Transport chaos, school closures, flight disruptions, and limited supermarket supplies: here's what you need to know as Storm Emma hits Ireland. Here, we answer your most pressing weather concerns.

#beastfromtheeast #stormemma #dublin

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The question on everybody's lips: What is Storm Emma and who is the Beast from the East. 

Storm Emma is a storm that originated in Portugal, and is due to hit Ireland in the coming days. Alas, Ireland is also being braced for Arctic winds and air mass, the so-called Beast from the East - sweeping in from the North via Siberia. Meteorologist Evelyn Cusack has explained in a national press conference that the reason Ireland is going to experience such a cold snap is the fact that these two instances will hit the country simultaneously.

When will Storm Emma hit Ireland? How much snow can we expect?

While snowfall has set in already, Met Eireann predicts that the worst of the storm will likely hit Ireland over Wednesday, Thursday and Friday. 

The weather watchdog currently has a Status Orange alert in place, but it is believed that warning could be upgraded to a Red Alert in the coming days due to an influx of snow and ice. Regardless, a Status Yellow alert remains in place all week due to the "exceptionally cold weather" the country is bound to experience.

To put that into context, Yellow means 'be aware', Orange means 'be prepared', while Red implies 'take action'.

Read More: 'Beast from the East' Siberian blizzard about to give Ireland its worst snowstorm in 36 years

 Scattered snow showers are due to occur from Tuesday, particularly in Leinster areas such as Dublin, Carlow, Kildare, Laois, Louth, Wicklow, and Meath.

Meteorologists are predicting a snowfall of 4 to 6 cm, along with widespread frosty conditions. 

Counties towards the south such as Wexford, Kilkenny, Cork, and Waterford, are expected to see snowfall of up to 3cm. Ditto for landlocked areas such as Longford, Offaly, Westmeath, and Tipperary.

Brrr....! Seems like the #BeastFromTheEast has arrived in Rosslare 🌨

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Temperatures as low as -10C (14F) are forecast for Dublin and surrounding areas.

There is also a risk of thunder and lighting storms throughout the country.

Joanna Donnelly's latest broadcast on RTE radio 1

— Met Éireann (@MetEireann) February 27, 2018

 Why is Storm Emma such a big deal?

To put it simply, Ireland is just not usually equipped for snow. While Storm Emma would be unlikely to faze those in say Russia or Alaska, it looks set to deliver an unusually serious bout of snowfall for the Emerald Isle.

 In preparation, local County Councils have been salting primary roads. Snow ploughs, the Fire Services, and the Civil Defence are all on standby.

Over 120,000 tonnes of salt have been used to grit roads so far: that's four times more than what was used in 2010, Ireland's most recent heavy bout of snow. 

Will flights be affected during Storm Emma?

While it would seem a certainty that some flights will be affected, Dublin Airport Authority (DAA) have maintained it is "too early" to tell.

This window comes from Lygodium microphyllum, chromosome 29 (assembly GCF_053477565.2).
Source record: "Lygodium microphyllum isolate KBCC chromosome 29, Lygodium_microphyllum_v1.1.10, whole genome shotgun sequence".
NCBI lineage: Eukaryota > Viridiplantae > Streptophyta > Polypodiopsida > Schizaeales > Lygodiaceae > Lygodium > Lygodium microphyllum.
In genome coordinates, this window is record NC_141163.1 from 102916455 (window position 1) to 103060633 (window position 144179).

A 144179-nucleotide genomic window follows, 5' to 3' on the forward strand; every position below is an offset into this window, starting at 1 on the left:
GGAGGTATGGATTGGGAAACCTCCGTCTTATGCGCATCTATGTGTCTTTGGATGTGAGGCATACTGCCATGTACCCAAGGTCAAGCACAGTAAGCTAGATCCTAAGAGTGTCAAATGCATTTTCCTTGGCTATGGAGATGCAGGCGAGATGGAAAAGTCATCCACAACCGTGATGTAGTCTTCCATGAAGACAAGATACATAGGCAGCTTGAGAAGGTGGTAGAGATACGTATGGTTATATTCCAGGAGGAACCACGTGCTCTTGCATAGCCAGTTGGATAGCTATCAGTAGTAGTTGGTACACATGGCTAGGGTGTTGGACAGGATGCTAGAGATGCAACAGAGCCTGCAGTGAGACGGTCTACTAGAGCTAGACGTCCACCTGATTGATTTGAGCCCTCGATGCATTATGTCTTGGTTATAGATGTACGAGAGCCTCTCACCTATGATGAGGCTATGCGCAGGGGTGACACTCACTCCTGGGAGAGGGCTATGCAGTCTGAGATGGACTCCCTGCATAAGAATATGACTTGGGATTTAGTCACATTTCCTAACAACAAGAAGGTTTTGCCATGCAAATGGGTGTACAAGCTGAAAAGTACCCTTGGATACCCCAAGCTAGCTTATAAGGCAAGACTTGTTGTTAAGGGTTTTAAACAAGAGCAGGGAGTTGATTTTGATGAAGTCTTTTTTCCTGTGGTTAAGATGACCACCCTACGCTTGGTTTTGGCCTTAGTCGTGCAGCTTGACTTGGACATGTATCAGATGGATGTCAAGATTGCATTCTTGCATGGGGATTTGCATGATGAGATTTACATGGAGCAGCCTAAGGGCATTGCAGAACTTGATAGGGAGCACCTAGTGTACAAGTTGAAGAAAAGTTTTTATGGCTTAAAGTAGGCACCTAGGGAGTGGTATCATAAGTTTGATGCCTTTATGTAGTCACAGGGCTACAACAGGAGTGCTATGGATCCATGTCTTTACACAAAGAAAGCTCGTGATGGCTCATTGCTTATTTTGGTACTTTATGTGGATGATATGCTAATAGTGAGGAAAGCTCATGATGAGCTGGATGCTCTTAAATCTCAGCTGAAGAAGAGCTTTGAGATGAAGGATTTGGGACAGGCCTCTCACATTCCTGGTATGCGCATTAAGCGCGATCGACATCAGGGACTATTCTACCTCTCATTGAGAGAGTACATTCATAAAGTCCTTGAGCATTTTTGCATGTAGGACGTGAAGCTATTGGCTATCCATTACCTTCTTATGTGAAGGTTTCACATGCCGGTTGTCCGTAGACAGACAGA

It's too early to tell what impact the bad weather forecast for later this week may have on operations here & at other European airports. If travelling later this week please check with your airline closer to your flight time & continue to monitor this feed for latest updates.

— Dublin Airport (@DublinAirport) February 26, 2018

The DAA also tweeted to confirm that they have up to "100 pieces of snow clearing equipment to blow, sweep and brush standing by".

 Passengers are advised to keep a close eye on relevant airlines in the coming days.

#StormEmma Update: We currently plan to operate a full schedule. Should flight cancellations become necessary, we'll update guests via our website and app, SMS, social media and broadcast media. Please check live flight info on our website or app before departing for the airport

— Aer Lingus (@AerLingus) February 27, 2018

Will schools be closed during Storm Emma?

 Forecaster Joanna Donnelly stated, "The possibility of school closures during the mid or later end of the week is a real possibility with this extreme event coming our way."

As Storm Ophelia forced schools, universities, and some workplaces to close for two days last October, closures seem almost imminent. 

People have been advised to keep in contact with their relevant local schools and businesses for updates.

America during snow storm: emergency services will be on call during these difficult days all schools will be closed
Ireland: ah sure we will wait and see

— Life_With_Gav (@gavinb569) February 26, 2018

What about food? Will supplies be limited during Storm Emma?

Yes, it does seem pretty drastic, but people have slightly gone into "panic mode" over the unknown. 

Tesco Ireland confirmed that they will have a 20% increase in fresh bread available, and insure additional stock of fresh dairy for those "bulk buying" on essentials.

Read More: Irishman selling half used loaf of bread for 5 euro during Storm Emma panic

Have no fear.. the bread man is here @Tesco @rtenews #snow #StormEmma

— Sharon Tobin (@sharontobin) February 27, 2018

Don't forget you can tweet us your Storm Emma questions and pictures @IrishCentral.